Responding to Crisis Situations Confronting Today's African-American Youth

Responding to Crisis Situations Confronting Today's African-American Youth
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    Price: $12.95

    ISBN: 978-1-60862-082-1
    Edition: Paperback, 183 Pages
    Publication Date: August 13, 2009
    By: Reverend Dr. James R. Gibbs, Jr.

    The book is a “how to” create a community-wide awareness from a multi-cultural, interdenominational, holistic, and theological perspective for at-risk and troubled youth(s). It is based on my experiences as a Christian educator, youth counselor and pastor. Through personal witness of African-American youths, I have experienced first-hand and swallowed the bitter pill of poverty, violence, victimization and homicide.

    African-American youth(s) are statistically the greatest perpetrators of crime in the communities, and the lowest academic achievers. It is my hope to create a greater community-wide awareness at a time when society will see black youth(s) beyond the playing field and look for the real role models in their respective communities such as; teachers, pastors, mothers, fathers, and grandparents. In my book, I will place greater emphasis on the role of parenting and education in influencing youth(s) to partake in activities which will hone their abilities and create positive outlooks on life. The active involvement of various organizations, schools and individuals could hasten the achievement of these goals; for unity leads to revolutionary reform.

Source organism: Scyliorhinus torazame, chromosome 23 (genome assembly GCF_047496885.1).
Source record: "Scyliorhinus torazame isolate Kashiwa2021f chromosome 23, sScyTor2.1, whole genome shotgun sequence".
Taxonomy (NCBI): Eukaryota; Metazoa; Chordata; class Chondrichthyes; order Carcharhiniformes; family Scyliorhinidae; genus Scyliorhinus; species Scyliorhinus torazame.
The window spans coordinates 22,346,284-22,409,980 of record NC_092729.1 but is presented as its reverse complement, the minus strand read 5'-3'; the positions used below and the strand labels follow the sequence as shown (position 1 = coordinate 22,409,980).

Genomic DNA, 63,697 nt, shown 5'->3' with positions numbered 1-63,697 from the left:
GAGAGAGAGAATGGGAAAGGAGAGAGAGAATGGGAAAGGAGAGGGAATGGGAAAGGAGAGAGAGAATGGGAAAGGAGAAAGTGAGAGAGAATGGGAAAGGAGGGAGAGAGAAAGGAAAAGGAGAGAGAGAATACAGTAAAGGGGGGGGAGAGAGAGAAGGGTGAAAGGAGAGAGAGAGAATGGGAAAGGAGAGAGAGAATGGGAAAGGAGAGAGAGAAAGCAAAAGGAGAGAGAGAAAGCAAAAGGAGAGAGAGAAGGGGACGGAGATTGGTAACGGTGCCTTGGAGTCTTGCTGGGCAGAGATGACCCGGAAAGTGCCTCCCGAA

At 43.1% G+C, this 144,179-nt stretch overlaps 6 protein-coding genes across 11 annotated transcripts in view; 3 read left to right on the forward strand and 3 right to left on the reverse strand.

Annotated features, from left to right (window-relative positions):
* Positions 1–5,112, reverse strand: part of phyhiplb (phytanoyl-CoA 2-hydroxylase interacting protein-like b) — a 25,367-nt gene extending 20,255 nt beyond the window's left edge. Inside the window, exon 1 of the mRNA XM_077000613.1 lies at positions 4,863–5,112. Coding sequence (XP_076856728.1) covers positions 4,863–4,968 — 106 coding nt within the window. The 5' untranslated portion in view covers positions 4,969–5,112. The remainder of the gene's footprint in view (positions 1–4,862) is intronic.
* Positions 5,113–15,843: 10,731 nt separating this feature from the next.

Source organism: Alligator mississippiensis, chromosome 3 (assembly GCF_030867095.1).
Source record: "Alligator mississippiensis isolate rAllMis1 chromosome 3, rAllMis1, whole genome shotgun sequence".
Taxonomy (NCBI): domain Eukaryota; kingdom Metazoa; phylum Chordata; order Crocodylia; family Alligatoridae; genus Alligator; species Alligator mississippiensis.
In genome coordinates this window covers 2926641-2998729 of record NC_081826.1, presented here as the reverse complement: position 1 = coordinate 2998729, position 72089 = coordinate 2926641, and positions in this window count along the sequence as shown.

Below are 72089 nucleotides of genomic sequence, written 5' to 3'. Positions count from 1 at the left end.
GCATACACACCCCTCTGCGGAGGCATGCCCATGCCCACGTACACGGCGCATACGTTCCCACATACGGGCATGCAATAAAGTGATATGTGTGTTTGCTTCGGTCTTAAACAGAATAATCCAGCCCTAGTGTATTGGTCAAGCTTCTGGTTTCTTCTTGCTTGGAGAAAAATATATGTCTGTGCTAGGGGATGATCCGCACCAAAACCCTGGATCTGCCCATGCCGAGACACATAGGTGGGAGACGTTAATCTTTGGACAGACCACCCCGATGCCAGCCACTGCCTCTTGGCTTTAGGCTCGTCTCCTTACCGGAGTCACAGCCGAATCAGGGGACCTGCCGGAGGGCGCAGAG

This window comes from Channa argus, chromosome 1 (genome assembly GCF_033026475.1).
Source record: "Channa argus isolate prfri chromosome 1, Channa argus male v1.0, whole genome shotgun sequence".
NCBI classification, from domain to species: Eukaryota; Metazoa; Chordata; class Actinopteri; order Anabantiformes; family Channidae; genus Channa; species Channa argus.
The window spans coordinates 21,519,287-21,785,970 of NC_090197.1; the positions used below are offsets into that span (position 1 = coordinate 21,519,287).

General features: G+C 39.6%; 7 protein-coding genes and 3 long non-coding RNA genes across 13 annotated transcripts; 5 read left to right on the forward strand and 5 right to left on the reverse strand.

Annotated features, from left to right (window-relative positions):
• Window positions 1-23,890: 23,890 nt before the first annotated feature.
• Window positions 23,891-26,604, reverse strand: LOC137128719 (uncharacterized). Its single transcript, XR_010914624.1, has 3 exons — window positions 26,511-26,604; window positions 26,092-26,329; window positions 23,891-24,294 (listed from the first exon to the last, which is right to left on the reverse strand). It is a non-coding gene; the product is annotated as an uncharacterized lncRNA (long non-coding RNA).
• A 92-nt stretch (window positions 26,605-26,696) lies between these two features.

Interpersonal violence has a dramatic impact on the health of American youth(s). Homicides, the salient and easily measured impact, account for one of every five deaths among youths, ages fifteen to twenty-four and 58 per cent of deaths among black males fifteen to nineteen. From 1985 through 1990, firearm homicide rates increased 141 per cent for all fifteen-to-nineteen year olds and nearly tripled among black males in this age group.

    Positive Adolescent Choices Training (P.A.C.T.) designed specifically for African-American male and female adolescents, applies cognitive training methods in small group settings in six skill areas. Elementary school teachers (preferably), select students for participation based on social skill deficiencies, problems with aggressive behavior, or history of victimization. Training is provided twice a week in fifty minute sessions for half of the school year. PACT volunteers will facilitate the training and are aided by a high-quality video tape that demonstrates the skills in realistic situations.